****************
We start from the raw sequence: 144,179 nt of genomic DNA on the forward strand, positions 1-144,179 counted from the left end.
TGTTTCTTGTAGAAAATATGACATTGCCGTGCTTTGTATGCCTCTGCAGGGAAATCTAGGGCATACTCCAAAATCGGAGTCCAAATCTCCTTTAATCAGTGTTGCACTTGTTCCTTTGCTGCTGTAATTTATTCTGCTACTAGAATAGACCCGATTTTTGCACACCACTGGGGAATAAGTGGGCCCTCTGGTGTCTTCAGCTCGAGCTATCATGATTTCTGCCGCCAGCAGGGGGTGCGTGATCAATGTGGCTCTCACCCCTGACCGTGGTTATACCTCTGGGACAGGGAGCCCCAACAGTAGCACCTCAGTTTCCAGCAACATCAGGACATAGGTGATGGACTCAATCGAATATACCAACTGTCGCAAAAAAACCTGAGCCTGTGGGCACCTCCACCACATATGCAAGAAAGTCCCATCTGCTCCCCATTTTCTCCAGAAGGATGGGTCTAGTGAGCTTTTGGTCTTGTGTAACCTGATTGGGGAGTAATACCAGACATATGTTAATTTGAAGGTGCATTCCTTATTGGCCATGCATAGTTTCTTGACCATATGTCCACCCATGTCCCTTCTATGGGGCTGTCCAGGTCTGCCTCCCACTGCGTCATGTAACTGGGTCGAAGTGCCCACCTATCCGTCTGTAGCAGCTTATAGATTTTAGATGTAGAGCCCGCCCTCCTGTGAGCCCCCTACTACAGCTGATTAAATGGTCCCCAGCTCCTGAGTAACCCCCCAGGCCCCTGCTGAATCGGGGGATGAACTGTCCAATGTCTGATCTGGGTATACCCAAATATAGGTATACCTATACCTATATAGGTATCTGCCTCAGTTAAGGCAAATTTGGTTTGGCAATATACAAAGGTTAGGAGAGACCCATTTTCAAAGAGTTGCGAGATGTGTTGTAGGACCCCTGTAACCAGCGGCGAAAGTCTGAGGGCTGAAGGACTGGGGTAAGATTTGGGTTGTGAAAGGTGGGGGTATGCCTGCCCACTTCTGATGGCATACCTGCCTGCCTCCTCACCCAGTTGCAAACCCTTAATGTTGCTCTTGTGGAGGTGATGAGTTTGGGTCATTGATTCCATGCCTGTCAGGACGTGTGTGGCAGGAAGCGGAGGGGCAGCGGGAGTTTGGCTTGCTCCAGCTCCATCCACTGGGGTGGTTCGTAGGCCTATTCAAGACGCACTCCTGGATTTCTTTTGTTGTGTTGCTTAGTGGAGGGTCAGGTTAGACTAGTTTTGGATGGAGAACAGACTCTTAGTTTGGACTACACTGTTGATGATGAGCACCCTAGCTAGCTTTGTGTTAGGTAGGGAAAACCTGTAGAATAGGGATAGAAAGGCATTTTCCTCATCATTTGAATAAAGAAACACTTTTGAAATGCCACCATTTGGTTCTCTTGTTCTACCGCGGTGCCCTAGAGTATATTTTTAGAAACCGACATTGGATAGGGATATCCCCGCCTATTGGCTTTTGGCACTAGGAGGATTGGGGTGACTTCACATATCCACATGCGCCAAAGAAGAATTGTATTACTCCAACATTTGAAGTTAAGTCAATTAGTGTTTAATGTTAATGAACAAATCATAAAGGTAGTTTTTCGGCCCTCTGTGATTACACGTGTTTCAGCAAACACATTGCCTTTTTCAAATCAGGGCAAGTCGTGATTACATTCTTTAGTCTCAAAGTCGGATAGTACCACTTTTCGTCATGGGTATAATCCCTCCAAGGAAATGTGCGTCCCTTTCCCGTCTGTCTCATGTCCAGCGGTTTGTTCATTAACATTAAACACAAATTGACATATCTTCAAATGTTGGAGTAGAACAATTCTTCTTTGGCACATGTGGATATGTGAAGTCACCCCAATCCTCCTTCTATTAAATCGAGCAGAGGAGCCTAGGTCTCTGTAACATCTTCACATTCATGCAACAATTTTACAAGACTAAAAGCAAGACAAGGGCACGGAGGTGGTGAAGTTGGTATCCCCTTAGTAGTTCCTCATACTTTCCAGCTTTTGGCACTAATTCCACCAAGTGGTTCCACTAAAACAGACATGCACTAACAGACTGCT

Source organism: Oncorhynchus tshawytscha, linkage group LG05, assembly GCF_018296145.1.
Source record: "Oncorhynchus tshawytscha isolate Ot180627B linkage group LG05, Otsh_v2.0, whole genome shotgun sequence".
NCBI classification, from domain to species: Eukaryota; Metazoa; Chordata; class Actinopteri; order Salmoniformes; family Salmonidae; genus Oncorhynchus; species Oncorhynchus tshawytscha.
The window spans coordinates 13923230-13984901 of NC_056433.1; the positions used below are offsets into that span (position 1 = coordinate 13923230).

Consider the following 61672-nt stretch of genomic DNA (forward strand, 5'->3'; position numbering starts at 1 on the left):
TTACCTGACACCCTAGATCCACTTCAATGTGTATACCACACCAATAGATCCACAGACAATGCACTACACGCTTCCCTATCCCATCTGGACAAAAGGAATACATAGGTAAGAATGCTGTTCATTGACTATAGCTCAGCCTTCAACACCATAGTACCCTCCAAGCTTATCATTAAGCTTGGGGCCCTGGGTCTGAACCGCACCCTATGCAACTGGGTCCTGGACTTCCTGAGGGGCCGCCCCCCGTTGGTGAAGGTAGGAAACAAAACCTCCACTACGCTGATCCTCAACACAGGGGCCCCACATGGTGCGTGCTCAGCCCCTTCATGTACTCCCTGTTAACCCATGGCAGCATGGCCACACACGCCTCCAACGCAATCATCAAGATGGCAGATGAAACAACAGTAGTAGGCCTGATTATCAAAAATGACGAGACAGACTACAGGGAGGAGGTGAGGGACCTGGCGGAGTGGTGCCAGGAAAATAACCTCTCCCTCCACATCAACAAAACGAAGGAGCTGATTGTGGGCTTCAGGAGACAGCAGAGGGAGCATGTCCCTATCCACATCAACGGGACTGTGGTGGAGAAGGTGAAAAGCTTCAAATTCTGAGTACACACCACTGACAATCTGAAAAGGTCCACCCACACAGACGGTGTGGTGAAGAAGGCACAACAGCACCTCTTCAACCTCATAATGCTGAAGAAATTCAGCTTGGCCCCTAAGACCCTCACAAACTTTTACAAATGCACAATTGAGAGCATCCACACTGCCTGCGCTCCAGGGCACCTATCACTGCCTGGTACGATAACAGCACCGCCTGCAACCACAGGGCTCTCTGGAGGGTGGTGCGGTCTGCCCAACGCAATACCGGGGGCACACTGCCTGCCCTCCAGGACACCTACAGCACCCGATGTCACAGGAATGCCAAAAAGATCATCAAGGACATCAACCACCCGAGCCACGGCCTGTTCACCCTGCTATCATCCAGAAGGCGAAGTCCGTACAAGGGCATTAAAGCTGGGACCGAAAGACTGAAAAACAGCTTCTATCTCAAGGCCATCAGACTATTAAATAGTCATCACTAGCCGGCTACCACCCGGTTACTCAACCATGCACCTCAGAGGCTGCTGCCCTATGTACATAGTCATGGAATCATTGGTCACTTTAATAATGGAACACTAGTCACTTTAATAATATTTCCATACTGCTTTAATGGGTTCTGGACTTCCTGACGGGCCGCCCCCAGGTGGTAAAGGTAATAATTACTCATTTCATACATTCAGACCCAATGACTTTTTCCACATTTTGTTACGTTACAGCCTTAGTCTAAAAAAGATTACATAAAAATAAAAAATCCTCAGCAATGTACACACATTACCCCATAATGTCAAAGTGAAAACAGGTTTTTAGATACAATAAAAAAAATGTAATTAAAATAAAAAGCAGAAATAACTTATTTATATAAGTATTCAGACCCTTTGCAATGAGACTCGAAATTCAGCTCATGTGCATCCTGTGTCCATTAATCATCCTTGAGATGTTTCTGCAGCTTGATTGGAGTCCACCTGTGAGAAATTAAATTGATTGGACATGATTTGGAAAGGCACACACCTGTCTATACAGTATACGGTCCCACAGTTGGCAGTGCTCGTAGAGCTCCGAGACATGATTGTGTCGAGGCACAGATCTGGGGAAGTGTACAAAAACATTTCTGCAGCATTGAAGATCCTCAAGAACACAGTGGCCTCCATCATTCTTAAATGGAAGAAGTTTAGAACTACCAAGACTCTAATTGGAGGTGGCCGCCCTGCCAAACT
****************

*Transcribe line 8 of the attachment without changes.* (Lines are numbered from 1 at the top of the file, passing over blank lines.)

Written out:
TTACCTGACACCCTAGATCCACTTCAATGTGTATACCACACCAATAGATCCACAGACAATGCACTACACGCTTCCCTATCCCATCTGGACAAAAGGAATACATAGGTAAGAATGCTGTTCATTGACTATAGCTCAGCCTTCAACACCATAGTACCCTCCAAGCTTATCATTAAGCTTGGGGCCCTGGGTCTGAACCGCACCCTATGCAACTGGGTCCTGGACTTCCTGAGGGGCCGCCCCCCGTTGGTGAAGGTAGGAAACAAAACCTCCACTACGCTGATCCTCAACACAGGGGCCCCACATGGTGCGTGCTCAGCCCCTTCATGTACTCCCTGTTAACCCATGGCAGCATGGCCACACACGCCTCCAACGCAATCATCAAGATGGCAGATGAAACAACAGTAGTAGGCCTGATTATCAAAAATGACGAGACAGACTACAGGGAGGAGGTGAGGGACCTGGCGGAGTGGTGCCAGGAAAATAACCTCTCCCTCCACATCAACAAAACGAAGGAGCTGATTGTGGGCTTCAGGAGACAGCAGAGGGAGCATGTCCCTATCCACATCAACGGGACTGTGGTGGAGAAGGTGAAAAGCTTCAAATTCTGAGTACACACCACTGACAATCTGAAAAGGTCCACCCACACAGACGGTGTGGTGAAGAAGGCACAACAGCACCTCTTCAACCTCATAATGCTGAAGAAATTCAGCTTGGCCCCTAAGACCCTCACAAACTTTTACAAATGCACAATTGAGAGCATCCACACTGCCTGCGCTCCAGGGCACCTATCACTGCCTGGTACGATAACAGCACCGCCTGCAACCACAGGGCTCTCTGGAGGGTGGTGCGGTCTGCCCAACGCAATACCGGGGGCACACTGCCTGCCCTCCAGGACACCTACAGCACCCGATGTCACAGGAATGCCAAAAAGATCATCAAGGACATCAACCACCCGAGCCACGGCCTGTTCACCCTGCTATCATCCAGAAGGCGAAGTCCGTACAAGGGCATTAAAGCTGGGACCGAAAGACTGAAAAACAGCTTCTATCTCAAGGCCATCAGACTATTAAATAGTCATCACTAGCCGGCTACCACCCGGTTACTCAACCATGCACCTCAGAGGCTGCTGCCCTATGTACATAGTCATGGAATCATTGGTCACTTTAATAATGGAACACTAGTCACTTTAATAATATTTCCATACTGCTTTAATGGGTTCTGGACTTCCTGACGGGCCGCCCCCAGGTGGTAAAGGTAATAATTACTCATTTCATACATTCAGACCCAATGACTTTTTCCACATTTTGTTACGTTACAGCCTTAGTCTAAAAAAGATTACATAAAAATAAAAAATCCTCAGCAATGTACACACATTACCCCATAATGTCAAAGTGAAAACAGGTTTTTAGATACAATAAAAAAAATGTAATTAAAATAAAAAGCAGAAATAACTTATTTATATAAGTATTCAGACCCTTTGCAATGAGACTCGAAATTCAGCTCATGTGCATCCTGTGTCCATTAATCATCCTTGAGATGTTTCTGCAGCTTGATTGGAGTCCACCTGTGAGAAATTAAATTGATTGGACATGATTTGGAAAGGCACACACCTGTCTATACAGTATACGGTCCCACAGTTGGCAGTGCTCGTAGAGCTCCGAGACATGATTGTGTCGAGGCACAGATCTGGGGAAGTGTACAAAAACATTTCTGCAGCATTGAAGATCCTCAAGAACACAGTGGCCTCCATCATTCTTAAATGGAAGAAGTTTAGAACTACCAAGACTCTAATTGGAGGTGGCCGCCCTGCCAAACT